Differences between adjustable and fixed rate loans

A fixed-rate loan features the same payment amount over the life of your loan. Your property taxes may go up (or rarely, down), and so might the homeowner's insurance in your monthly payment. But generally payment amounts for a fixed-rate loan will be very stable.

Your first few years of payments on a fixed-rate loan are applied mostly toward interest. As you pay , more of your payment goes toward principal.

You might choose a fixed-rate loan to lock in a low rate. People choose these types of loans when interest rates are low and they wish to lock in at this lower rate. If you have an Adjustable Rate Mortgage (ARM) now, refinancing with a fixed-rate loan can offer greater monthly payment stability. If you currently have an Adjustable Rate Mortgage (ARM), we'll be glad to assist you in locking a fixed-rate at a good rate. Call Affinity Mortgage Brokers at 719-425-2226 to learn more.

Adjustable Rate Mortgages — ARMs, come in a great number of varieties. Generally, interest on ARMs are determined by an outside index. A few of these are: the 6-month CD rate, the one-year Treasury Security rate, the Federal Home Loan Bank's 11th District Cost of Funds Index (COFI), or others.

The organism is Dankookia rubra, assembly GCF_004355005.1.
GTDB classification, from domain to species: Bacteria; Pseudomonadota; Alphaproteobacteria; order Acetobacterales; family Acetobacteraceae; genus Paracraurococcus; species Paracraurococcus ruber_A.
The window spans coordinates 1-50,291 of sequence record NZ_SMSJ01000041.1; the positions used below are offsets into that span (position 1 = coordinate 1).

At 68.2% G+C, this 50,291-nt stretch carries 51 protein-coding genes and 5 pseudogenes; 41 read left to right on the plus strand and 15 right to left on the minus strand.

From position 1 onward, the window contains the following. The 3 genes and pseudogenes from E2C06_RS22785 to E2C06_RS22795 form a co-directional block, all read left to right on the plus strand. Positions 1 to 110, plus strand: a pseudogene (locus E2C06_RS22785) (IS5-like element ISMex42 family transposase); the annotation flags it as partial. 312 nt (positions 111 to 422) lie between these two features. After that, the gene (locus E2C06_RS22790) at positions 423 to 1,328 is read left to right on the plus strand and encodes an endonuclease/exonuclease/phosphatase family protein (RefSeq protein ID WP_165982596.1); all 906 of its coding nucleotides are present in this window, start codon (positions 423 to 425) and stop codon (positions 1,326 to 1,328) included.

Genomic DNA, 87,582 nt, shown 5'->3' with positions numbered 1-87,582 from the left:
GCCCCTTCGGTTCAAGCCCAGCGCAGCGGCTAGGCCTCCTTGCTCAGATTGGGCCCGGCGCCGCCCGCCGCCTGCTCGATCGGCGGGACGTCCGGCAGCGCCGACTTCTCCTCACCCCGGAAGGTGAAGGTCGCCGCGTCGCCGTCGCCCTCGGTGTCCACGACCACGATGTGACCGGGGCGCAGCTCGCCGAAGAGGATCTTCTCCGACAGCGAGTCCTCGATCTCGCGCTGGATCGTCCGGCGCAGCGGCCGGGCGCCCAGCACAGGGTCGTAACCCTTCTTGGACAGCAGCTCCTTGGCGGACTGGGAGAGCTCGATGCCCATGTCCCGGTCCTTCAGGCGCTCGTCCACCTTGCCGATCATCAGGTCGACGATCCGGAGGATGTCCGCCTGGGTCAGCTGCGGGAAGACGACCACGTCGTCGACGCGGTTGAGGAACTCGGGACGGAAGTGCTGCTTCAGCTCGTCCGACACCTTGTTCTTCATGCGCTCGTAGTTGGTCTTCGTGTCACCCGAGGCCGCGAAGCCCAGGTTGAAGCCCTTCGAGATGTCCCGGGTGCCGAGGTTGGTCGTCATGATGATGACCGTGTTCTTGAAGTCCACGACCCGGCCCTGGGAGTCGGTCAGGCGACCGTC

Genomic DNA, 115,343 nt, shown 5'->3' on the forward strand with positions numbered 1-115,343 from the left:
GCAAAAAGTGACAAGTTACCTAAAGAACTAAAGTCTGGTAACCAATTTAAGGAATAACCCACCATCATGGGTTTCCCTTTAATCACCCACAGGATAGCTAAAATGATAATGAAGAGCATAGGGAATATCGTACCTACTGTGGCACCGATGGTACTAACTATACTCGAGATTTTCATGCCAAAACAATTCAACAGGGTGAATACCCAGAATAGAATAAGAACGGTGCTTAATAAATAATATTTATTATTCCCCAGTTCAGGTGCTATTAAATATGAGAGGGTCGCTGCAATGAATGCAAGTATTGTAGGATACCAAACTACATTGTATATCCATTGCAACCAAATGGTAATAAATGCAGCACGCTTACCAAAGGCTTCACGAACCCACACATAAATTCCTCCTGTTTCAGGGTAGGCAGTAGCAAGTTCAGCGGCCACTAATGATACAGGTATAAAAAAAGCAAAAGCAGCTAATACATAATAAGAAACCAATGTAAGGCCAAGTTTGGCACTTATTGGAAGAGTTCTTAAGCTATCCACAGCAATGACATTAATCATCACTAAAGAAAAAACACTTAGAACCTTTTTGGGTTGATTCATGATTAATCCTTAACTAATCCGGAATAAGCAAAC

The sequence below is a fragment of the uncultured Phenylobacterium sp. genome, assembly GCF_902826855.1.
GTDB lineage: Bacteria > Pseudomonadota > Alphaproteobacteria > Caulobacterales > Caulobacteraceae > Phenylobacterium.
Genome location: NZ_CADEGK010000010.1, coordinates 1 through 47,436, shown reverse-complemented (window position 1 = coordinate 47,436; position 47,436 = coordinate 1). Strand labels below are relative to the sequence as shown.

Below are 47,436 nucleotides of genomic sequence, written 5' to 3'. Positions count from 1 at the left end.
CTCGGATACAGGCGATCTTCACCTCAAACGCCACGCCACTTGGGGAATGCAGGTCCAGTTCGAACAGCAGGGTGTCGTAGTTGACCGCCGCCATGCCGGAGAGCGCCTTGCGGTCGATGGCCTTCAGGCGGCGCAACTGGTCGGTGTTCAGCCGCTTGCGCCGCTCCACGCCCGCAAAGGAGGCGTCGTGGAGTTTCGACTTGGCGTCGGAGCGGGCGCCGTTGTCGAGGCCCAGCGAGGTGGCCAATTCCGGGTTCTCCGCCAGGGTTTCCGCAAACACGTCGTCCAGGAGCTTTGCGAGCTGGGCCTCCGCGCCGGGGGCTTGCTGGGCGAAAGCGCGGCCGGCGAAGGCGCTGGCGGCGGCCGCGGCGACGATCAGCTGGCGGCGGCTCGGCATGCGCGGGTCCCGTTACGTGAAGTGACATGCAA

Most programs feature a cap that protects you from sudden increases in monthly payments. Your ARM may feature a cap on how much your interest rate can go up in one period. For example: no more than two percent per year, even though the underlying index increases by more than two percent. Sometimes an ARM has a "payment cap" that ensures that your payment won't go above a certain amount in a given year. In addition, the great majority of adjustable programs feature a "lifetime cap" — the interest rate will never exceed the cap amount.

ARMs usually start at a very low rate that may increase over time. You've probably read about 5/1 or 3/1 ARMs. For these loans, the initial rate is fixed for three or five years. It then adjusts every year. These kinds of loans are fixed for 3 or 5 years, then they adjust. These loans are usually best for borrowers who anticipate moving in three or five years. These types of adjustable rate programs are best for borrowers who plan to sell their house or refinance before the initial lock expires.

You might choose an Adjustable Rate Mortgage to get a lower initial interest rate and count on moving, refinancing or absorbing the higher rate after the introductory rate expires. ARMs can be risky in a down market because homeowners could be stuck with rates that go up if they can't sell their home or refinance with a lower property value.

Have questions about mortgage loans? Call us at 719-425-2226. It's our job to answer these questions and many others, so we're happy to help!


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